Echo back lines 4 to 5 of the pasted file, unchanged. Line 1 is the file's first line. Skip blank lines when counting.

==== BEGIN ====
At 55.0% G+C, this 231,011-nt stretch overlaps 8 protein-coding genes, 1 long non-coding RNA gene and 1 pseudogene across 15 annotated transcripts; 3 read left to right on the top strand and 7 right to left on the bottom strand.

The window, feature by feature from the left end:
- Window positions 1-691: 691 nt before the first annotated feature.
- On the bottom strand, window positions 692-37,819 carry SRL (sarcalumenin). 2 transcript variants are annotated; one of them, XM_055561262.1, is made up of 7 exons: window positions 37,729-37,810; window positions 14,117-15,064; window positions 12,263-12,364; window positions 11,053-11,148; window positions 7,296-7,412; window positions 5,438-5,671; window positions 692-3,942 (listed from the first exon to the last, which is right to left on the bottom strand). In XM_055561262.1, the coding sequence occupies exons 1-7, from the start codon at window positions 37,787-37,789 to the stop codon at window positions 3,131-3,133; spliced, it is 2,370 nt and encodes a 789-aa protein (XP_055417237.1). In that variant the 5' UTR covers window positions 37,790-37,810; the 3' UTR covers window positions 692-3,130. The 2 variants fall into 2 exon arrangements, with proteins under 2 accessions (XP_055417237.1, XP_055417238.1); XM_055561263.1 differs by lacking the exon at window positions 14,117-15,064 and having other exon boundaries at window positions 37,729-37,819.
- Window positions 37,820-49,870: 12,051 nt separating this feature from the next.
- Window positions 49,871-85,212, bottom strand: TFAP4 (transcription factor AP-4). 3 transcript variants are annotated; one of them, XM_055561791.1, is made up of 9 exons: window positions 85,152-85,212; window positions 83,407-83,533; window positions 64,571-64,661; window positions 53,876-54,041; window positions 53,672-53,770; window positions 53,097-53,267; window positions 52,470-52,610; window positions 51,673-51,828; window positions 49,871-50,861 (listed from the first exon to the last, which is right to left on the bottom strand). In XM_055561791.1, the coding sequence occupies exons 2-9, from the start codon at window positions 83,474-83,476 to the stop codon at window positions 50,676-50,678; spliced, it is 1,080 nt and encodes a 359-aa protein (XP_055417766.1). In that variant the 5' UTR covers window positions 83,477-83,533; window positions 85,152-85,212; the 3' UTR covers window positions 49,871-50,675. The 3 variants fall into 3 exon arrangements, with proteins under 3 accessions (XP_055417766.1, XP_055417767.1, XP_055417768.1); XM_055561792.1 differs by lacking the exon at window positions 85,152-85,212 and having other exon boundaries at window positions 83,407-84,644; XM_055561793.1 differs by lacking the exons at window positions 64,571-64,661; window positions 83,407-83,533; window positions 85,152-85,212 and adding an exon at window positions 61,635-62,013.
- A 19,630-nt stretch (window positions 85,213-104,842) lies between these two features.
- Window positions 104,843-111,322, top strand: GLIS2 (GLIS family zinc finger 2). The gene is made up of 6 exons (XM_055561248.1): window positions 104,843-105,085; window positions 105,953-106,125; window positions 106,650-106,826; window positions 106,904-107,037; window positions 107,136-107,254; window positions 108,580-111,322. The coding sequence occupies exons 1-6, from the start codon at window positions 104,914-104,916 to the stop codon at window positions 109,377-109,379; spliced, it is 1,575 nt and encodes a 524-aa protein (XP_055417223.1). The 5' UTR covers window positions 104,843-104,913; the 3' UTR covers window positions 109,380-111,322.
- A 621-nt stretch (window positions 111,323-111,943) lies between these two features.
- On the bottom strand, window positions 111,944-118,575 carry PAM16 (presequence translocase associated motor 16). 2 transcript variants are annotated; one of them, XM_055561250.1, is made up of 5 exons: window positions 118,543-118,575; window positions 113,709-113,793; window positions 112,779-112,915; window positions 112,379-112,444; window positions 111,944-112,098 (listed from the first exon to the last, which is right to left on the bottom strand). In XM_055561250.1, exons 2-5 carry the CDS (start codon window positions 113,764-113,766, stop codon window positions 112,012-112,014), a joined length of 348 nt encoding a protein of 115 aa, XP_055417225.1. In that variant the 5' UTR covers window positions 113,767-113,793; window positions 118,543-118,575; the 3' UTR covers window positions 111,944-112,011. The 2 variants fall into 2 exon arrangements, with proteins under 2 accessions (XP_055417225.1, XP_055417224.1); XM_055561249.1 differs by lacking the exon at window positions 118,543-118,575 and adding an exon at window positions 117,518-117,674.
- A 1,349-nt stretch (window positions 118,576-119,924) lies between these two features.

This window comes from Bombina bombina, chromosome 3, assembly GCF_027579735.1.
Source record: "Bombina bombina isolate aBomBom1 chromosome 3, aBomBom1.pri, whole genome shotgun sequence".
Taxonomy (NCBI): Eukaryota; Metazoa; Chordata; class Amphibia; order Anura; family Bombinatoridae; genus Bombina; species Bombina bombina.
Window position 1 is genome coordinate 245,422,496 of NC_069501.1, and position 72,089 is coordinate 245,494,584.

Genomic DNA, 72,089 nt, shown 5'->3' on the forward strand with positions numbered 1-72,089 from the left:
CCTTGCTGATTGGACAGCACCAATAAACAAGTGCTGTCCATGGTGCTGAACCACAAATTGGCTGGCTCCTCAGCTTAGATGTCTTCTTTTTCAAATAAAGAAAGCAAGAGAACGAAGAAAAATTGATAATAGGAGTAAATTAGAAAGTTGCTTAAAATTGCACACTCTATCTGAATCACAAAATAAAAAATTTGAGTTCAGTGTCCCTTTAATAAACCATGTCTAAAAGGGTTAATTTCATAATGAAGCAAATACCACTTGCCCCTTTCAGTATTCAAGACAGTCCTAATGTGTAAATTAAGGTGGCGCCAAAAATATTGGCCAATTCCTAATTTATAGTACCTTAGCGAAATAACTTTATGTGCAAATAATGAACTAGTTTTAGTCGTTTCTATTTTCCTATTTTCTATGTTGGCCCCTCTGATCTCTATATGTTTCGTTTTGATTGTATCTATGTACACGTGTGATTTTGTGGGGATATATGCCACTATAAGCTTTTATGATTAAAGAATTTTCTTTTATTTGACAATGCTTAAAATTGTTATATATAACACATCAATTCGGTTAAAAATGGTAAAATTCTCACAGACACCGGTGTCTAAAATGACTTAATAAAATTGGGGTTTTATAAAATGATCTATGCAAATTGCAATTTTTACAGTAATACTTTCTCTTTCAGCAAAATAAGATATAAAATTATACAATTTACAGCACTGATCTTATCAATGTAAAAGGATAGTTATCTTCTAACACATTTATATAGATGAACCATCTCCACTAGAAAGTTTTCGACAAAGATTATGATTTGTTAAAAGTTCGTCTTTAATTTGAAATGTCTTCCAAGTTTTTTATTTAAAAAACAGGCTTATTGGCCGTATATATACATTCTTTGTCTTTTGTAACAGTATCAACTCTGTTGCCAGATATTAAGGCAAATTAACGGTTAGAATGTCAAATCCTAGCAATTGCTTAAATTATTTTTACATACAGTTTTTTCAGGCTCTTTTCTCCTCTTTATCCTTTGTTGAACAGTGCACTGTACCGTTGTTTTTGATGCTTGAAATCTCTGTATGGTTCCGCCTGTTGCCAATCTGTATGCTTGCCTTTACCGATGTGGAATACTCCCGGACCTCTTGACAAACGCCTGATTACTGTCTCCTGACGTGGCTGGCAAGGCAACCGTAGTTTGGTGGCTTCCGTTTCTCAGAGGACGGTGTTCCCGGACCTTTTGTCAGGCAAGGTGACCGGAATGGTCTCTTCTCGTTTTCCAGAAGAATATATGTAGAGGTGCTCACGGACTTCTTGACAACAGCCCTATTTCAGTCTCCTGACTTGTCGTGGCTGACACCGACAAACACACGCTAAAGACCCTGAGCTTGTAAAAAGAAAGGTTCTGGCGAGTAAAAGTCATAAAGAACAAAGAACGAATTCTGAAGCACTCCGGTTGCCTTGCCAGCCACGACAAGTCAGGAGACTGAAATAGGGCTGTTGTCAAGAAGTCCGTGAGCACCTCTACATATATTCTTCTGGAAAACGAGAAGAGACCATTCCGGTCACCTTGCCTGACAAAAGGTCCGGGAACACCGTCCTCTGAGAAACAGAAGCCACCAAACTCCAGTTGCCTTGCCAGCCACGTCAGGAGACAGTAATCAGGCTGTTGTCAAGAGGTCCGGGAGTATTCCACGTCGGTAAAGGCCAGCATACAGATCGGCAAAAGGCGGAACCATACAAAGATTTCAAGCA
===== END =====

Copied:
- On the bottom strand, window positions 692-37,819 carry SRL (sarcalumenin). 2 transcript variants are annotated; one of them, XM_055561262.1, is made up of 7 exons: window positions 37,729-37,810; window positions 14,117-15,064; window positions 12,263-12,364; window positions 11,053-11,148; window positions 7,296-7,412; window positions 5,438-5,671; window positions 692-3,942 (listed from the first exon to the last, which is right to left on the bottom strand). In XM_055561262.1, the coding sequence occupies exons 1-7, from the start codon at window positions 37,787-37,789 to the stop codon at window positions 3,131-3,133; spliced, it is 2,370 nt and encodes a 789-aa protein (XP_055417237.1). In that variant the 5' UTR covers window positions 37,790-37,810; the 3' UTR covers window positions 692-3,130. The 2 variants fall into 2 exon arrangements, with proteins under 2 accessions (XP_055417237.1, XP_055417238.1); XM_055561263.1 differs by lacking the exon at window positions 14,117-15,064 and having other exon boundaries at window positions 37,729-37,819.
- Window positions 37,820-49,870: 12,051 nt separating this feature from the next.